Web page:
Meanwhile, two men, from Dubai and Greece regarded themselves ‘lucky to be alive’ due to delays of connecting flights and procedures. Antonis Mavropoulos, had missed the flight by mere minutes and because he was carrying his baggage. He had arrived at his gate just after boarding had finished on Sunday morning. It was reported that Ahmed Khalid, a resident of Dubai whose flight from Dubai to Addis Ababa, was delayed, was told on arrival that he would have to take a later flight with Ethiopian Airlines for his connection to Nairobi.

Boeing 737 Max 8, which was introduced as a reliable fuel and cost-efficient solution to air travel in the 21st century last year, came under fire on Sunday after two fatal Max crashes within six months killing 346 people. Last October, a Lion Air flight crashed into the Indonesian sea, leaving all 189 on board, dead.


After the revelation of the data from the air traffic monitor Flightradar 24 that the plane’s “vertical speed was unstable after take-off,” and that the pattern was similar to that of the fatal Lion Air flight, airlines around the world grounded Boeing, 737 Max 8 aircraft. China was the first country to ground its Max 8 fleet. The country had hundreds of Max 8s operating on its routes.

As the 47 countries including neighbouring India who operate Max 8s in their airlines joined in the grounding, USA was one of the last to ground its fleet. On Wednesday, CNN reported the USA Federal Aviation Administration’s(FAA) finding “fresh evidence as well as newly refined satellite data” prompting the decision to temporarily ban the jets. The FAA had previously held out while many countries banned the aircraft.

The FAA has a team investigating the disaster at the Ethiopian Airlines crash site working with the National Transportation Safety Board (NTSB). Under international rules, responsibility for leading the crash investigation lies with Ethiopia but the US -NTSB participated because the plane was designed and built in the United States. Representatives of Boeing and Cincinnati-based engine-maker CFM (a joint venture between General Electric and the French company Safran are advising the investigating team).

Max 8

Boeing 737 Max fleet is the latest in the company’s 737 line with Max 7,8, 9 and 10 models. Max 8 has been the fastest selling aircraft in the company’s history with more than 4,500 ordered by 100 flight operators globally. A small number of Max 9 models in operation, while Max 7 and Max 10 models are not due to roll-out in the near future.

Boeing, the US plane manufacturer, was reported saying that it “continues to have full confidence in the safety of the 737 Max”. However, after consultation with the FAA and the NTSB it had decided to ground the flights “out of an abundance of caution and to reassure the flying public of the aircraft’s safety.” However, by Friday (15) both the Max 8s and 9s had been grounded by he flight operators around the globe.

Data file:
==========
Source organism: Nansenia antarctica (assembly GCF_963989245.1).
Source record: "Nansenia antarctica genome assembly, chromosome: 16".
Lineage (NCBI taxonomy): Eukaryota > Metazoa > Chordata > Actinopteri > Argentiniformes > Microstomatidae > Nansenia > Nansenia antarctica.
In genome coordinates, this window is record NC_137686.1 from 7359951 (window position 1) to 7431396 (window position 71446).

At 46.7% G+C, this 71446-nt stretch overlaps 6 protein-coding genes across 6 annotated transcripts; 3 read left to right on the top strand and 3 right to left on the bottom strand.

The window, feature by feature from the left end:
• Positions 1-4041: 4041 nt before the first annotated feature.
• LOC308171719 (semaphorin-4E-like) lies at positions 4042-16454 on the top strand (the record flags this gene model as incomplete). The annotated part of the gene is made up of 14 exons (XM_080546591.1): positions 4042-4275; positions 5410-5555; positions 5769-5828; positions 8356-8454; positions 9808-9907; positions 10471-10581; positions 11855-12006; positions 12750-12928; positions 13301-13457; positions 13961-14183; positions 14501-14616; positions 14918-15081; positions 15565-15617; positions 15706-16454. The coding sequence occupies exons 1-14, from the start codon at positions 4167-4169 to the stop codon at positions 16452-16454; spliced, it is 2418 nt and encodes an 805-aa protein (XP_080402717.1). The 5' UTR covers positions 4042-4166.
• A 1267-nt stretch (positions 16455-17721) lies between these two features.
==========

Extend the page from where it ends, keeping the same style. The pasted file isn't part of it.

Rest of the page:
After last year’s Lion Air disaster, Boeing issued guidance to pilots on how to manage the 737-Max’s new computer-controlled stability system MCAS, which stands for Manoeuvring Characteristics Augmentation System. It is designed to prevent the plane stalling when making steep turns under manual control. A stall can happen when the angle at which the plane is flying gets too steep. This can reduce the lift generated by the wings, potentially making the plane drop. To recover from a stall, a pilot would normally push the plane’s nose down. In the 737 Max, MCAS does this automatically, moving the aircraft back to a ‘normal’ flight position. The system continues to repeat the process if the computer detects the plane is still tilted at a too-high angle. After the Lion Air crash, it was disclosed that the aircraft had experienced problems in the system.


After the Ethiopian disaster, CNN reported the grievances of the US based as well as Ethiopian pilots had about the performance of the Boeing Max 8. The US pilots had reported about MCAS operating in flight while autopilot is switched off, which should not happen. Unable to manually override the software, the Lion Air pilots struggled to gain altitude before their 737 MAX 8 crashed into the sea with the loss of 189 lives. The Ethiopian pilots had expressed ‘widespread dissatisfaction’ with the training and information provided by Boeing when pilots move to the MAX series.

In a report in the Wall Street Journal on Tuesday, a senior Boeing official was quoted saying the company decided against providing more details to cockpit crews for fear of inundating them with too much technical information.

Investigators in France on Friday, started retrieving information from the cockpit voice and flight data recorders or black boxes. The two black boxes were flown to France on Thursday.

If the Ethiopian crash is linked to the MCAS system, the consequences for Boeing could be severe, reported the New York Times. It has already begun a costly redesign of the flight control software, an effort on which critics say Boeing has dragged its feet. It faces lawsuits from victims’ families and has suffered an incalculable blow to its reputation.